Public comments will be welcome when directors of Harvey-Marion County Developmental Disability Organization meet at 4 p.m. Monday at 500 N. Main St., Suite 204, in Newton. Video conferencing also is available. Details are at http://harveymarioncddo.com/meetings.


  • Kenneth Leppke

    Services for Marion County native Kenneth Leppke, 94, who died June 7 at his home in Albuquerque, will be 11 a.m., Saturday at the Albuquerque Bible Church. Burial will be in Sunset Cemetery in Albuquerque. He was born Feb. 2, 1928, to Carl and Lizzie Litke Leppke on his family’s farm in Marion County.

  • Ken Meisinger

    Services for Kenneth “Ken” Meisinger, 80, of Cedar Rapids, Iowa, who died June 7 at Dennis and Donna Oldorf Hospice House of Mercy in Hiawatha, Iowa, were Monday at Lutheran Church of the Resurrection in Marion, Iowa. Burial will be later at Zion Lutheran Cemetery in Hillsboro

  • Orletta Wiebe

    Services for Orletta Fern Wiebe, 91, who died June 7, will be 3 p.m. June 24 at Bethel College Mennonite Church, North Newton. She was born March 25, 1931, in Hillsboro to William P. and Lillian (Bartel) Brandt. Her mother died seven days afterward and she was cared for by Henry H. and Linda (Penner) Bartel until her father married Anna Ewert.


    Kevin Jennison

    Charles Williams



  • A brighter future is within our grasp

    In the darkest hours of World War II, newscaster Gabriel Heatter would begin his uplifting newscasts with a catchphrase, “There’s good news tonight.” The same optimism may be appropriate this week for the city of Marion. For the first time in two decades, it’s poised to select a city administrator who possesses the experience, education, and fresh ideas necessary to help lead the community out of economic doldrums and political rancor.

  • Drinking in what journalism is about

    Editors and publishers from across the state gathered last week for the first time in two years to share experiences and honor the best in state journalism. We were gratified to come away with literally a boxful of awards — 40 in all, including first place for overall news and writing excellence, best front page, best editorial page, design and layout excellence, and best special news section (Explore). We also won first place for best investigative, agricultural, religion, and education stories and for best automotive, furniture, hardware, and professional services ads.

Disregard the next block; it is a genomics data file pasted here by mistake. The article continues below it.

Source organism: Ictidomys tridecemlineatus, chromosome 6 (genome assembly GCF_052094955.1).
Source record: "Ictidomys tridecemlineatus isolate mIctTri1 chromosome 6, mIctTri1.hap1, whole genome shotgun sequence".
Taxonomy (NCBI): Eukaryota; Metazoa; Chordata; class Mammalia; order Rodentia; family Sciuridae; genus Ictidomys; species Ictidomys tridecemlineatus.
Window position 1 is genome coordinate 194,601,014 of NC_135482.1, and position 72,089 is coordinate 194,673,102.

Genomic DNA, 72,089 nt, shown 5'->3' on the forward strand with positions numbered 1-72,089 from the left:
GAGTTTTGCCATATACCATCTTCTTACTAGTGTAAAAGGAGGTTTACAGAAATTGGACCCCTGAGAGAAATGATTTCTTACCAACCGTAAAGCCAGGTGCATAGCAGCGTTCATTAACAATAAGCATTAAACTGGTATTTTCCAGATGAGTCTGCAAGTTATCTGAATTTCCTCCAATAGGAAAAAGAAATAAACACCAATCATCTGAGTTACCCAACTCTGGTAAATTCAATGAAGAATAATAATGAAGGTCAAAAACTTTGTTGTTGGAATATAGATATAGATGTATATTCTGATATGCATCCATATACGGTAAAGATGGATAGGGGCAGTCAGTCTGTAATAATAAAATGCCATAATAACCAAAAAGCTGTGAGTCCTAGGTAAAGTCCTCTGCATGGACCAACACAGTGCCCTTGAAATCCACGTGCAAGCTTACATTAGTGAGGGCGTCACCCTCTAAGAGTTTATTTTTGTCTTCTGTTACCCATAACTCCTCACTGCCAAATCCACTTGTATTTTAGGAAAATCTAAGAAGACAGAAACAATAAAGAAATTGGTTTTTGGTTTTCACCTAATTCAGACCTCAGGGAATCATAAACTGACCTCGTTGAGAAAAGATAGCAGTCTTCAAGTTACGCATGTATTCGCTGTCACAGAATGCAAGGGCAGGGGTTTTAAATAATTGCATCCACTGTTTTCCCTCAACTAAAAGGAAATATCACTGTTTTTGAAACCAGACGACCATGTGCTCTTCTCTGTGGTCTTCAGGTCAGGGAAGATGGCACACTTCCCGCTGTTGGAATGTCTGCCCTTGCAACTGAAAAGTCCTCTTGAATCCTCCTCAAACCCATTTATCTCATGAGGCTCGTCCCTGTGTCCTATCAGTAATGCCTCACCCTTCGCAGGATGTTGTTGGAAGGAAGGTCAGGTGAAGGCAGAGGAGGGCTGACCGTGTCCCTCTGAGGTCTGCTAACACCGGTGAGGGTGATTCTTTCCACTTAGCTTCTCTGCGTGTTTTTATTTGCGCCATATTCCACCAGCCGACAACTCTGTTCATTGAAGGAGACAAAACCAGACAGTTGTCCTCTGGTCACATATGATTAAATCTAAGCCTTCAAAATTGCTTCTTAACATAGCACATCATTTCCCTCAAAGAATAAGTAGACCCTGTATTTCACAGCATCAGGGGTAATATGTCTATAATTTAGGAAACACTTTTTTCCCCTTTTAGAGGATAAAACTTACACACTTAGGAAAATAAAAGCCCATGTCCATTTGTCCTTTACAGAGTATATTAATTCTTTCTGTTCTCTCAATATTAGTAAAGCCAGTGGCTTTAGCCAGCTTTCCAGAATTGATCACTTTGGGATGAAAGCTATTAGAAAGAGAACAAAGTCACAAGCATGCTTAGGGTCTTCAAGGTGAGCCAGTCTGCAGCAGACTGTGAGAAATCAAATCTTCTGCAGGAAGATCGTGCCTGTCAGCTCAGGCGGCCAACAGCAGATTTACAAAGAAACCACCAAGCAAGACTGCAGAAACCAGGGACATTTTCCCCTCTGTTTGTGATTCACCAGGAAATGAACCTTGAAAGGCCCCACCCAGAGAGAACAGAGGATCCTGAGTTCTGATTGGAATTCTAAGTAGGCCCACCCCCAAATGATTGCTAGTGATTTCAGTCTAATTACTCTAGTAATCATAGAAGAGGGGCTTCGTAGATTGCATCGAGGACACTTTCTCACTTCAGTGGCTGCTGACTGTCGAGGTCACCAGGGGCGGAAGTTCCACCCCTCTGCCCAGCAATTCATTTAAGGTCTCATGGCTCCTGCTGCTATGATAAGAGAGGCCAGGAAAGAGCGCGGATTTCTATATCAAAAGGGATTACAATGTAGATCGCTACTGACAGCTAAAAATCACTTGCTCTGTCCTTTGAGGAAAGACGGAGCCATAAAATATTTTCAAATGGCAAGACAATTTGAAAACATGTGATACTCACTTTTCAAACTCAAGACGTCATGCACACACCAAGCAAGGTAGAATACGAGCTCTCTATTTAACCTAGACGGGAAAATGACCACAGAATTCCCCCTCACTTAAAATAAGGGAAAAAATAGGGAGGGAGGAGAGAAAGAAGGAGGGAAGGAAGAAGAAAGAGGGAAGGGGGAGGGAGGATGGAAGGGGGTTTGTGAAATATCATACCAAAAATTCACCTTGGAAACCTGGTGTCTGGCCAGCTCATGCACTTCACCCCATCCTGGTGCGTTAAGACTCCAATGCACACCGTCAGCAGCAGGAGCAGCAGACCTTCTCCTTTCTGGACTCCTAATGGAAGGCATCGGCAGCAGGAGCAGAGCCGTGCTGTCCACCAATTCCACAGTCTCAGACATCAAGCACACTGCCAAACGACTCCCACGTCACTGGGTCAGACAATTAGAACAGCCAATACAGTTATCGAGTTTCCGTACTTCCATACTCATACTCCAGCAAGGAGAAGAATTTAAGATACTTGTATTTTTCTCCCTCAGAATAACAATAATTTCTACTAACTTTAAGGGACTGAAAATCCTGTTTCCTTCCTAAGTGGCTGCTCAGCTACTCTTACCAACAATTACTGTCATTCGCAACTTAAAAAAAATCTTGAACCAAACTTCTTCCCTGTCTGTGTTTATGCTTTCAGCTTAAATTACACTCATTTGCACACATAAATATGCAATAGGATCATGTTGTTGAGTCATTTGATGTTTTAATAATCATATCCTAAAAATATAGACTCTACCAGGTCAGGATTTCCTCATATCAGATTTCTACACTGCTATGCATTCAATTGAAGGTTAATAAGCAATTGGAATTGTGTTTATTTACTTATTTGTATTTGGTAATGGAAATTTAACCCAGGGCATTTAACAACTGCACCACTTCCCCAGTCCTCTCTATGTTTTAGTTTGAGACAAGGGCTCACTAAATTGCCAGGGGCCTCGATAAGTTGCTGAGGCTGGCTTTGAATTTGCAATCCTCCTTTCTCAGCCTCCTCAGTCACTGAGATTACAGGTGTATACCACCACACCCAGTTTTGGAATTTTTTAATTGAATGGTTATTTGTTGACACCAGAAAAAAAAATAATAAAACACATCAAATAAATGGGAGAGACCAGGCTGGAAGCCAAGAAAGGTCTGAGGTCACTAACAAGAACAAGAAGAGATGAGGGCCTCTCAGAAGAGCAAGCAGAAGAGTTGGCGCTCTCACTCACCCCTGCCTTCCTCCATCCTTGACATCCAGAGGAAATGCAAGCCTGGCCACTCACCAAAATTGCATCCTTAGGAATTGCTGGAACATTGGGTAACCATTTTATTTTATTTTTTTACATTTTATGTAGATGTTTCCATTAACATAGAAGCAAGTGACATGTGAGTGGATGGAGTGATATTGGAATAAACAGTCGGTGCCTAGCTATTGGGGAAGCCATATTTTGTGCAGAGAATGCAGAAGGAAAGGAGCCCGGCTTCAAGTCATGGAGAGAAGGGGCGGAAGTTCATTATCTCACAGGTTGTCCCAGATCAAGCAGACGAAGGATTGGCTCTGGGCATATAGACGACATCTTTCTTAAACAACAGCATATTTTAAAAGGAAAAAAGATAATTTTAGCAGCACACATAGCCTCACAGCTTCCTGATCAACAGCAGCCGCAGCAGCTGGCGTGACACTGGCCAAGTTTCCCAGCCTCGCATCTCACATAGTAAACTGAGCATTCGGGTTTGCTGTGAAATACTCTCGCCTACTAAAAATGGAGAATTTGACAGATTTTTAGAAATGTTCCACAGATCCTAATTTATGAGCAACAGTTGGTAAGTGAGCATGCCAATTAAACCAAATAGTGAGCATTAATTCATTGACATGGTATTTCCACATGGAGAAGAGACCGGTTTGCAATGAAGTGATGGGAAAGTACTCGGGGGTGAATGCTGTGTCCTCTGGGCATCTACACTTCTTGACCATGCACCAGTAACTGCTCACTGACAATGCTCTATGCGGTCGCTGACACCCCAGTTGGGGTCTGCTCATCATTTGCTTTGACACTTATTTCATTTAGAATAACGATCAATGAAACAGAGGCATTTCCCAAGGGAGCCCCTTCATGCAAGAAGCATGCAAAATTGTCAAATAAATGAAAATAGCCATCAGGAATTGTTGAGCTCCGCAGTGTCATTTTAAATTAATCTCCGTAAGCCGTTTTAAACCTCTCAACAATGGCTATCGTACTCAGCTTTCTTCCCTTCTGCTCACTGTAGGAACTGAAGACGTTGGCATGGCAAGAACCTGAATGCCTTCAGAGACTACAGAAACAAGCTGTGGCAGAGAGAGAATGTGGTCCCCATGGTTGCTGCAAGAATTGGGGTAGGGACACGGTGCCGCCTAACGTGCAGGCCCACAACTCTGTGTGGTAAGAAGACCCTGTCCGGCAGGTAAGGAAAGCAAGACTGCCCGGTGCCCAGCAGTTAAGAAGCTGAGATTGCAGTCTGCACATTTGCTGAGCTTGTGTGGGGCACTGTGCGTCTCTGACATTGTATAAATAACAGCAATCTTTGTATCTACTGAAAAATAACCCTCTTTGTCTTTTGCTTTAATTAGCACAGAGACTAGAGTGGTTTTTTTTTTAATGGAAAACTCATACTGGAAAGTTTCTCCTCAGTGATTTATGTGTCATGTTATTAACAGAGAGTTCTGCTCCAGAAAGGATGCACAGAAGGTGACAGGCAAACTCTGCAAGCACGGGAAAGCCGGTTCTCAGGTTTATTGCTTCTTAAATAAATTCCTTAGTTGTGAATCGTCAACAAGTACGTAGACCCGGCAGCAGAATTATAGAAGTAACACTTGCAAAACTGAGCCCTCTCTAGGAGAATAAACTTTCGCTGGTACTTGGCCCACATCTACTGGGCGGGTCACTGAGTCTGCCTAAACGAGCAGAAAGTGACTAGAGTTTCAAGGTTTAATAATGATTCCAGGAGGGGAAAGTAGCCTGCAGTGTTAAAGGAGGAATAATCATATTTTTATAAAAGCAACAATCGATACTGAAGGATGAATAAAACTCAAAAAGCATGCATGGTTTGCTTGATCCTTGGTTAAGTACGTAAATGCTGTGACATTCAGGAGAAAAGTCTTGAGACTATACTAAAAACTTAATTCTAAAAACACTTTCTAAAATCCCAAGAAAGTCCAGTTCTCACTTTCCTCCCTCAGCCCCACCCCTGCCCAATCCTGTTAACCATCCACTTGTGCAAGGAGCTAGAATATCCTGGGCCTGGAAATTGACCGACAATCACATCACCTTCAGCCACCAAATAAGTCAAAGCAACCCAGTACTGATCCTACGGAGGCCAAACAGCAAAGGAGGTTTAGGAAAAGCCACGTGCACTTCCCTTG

Clearing the deck

    Fuel prices


  • Young musician wins state honor

    Peabody Achievers 4-H member Alex Young is among 27 youths, ages 14 to 18, honored statewide for their 4-H projects. A nine-year member of the Achievers, he was honored for his project on performing arts. One winner is selected statewide in each of 27 project categories.

  • 102nd birthday celebrated

    County lake resident Mildred Bowers’ birthday was celebrated June 5 with a reception at Marion County Lake. Family and friends as young as age 4 months and from as far away as Virginia came for the celebration.

  • Library offers free summer movies

    Free movies will be shown at 2 p.m. each Wednesday through July 13 at Marion City Library. The library contractually cannot publicize movie names. They will include movies about:

  • Potucek to play this weekend

    Hillsboro’s Matt Potucek will play for the gold team in Saturday’s Kansas Basketball Coaches Association all-star game in Salina. A 6-foot forward, he averaged 12.6 points, 5.1 rebounds, and 2.8 assists in his senior season for Hillsboro High School.

  • 3 named to all-state teams

    Three graduating seniors from Marion County were honored last week by being named to all-state teams by the Kansas Softball Coaches Association. Marion infielder Jayden May was named to the Class 2-1A first team, and Marion outfielder Mickelly Soyez was named to the second team.

  • Senior centers menus


    15, 30, 45, 60, 75, 105, 135 years ago


  • It's harder putting food on seniors' tables

    In a time of soaring inflation, buying enough food has become difficult for seniors living on fixed, or anyone living on low incomes. According to the federal Bureau of Labor Statistics, energy prices were 33.8% higher in May than they were a year earlier, and food prices were up 12%, while prices of other items were up 5.9%.

  • Other help also available for seniors hit by economy

    Other sources of help are available for those struggling with rising prices. Mid-Kansas Community Action Program provides money for weatherizing homes to lower energy costs and help with rent or mortgage payments.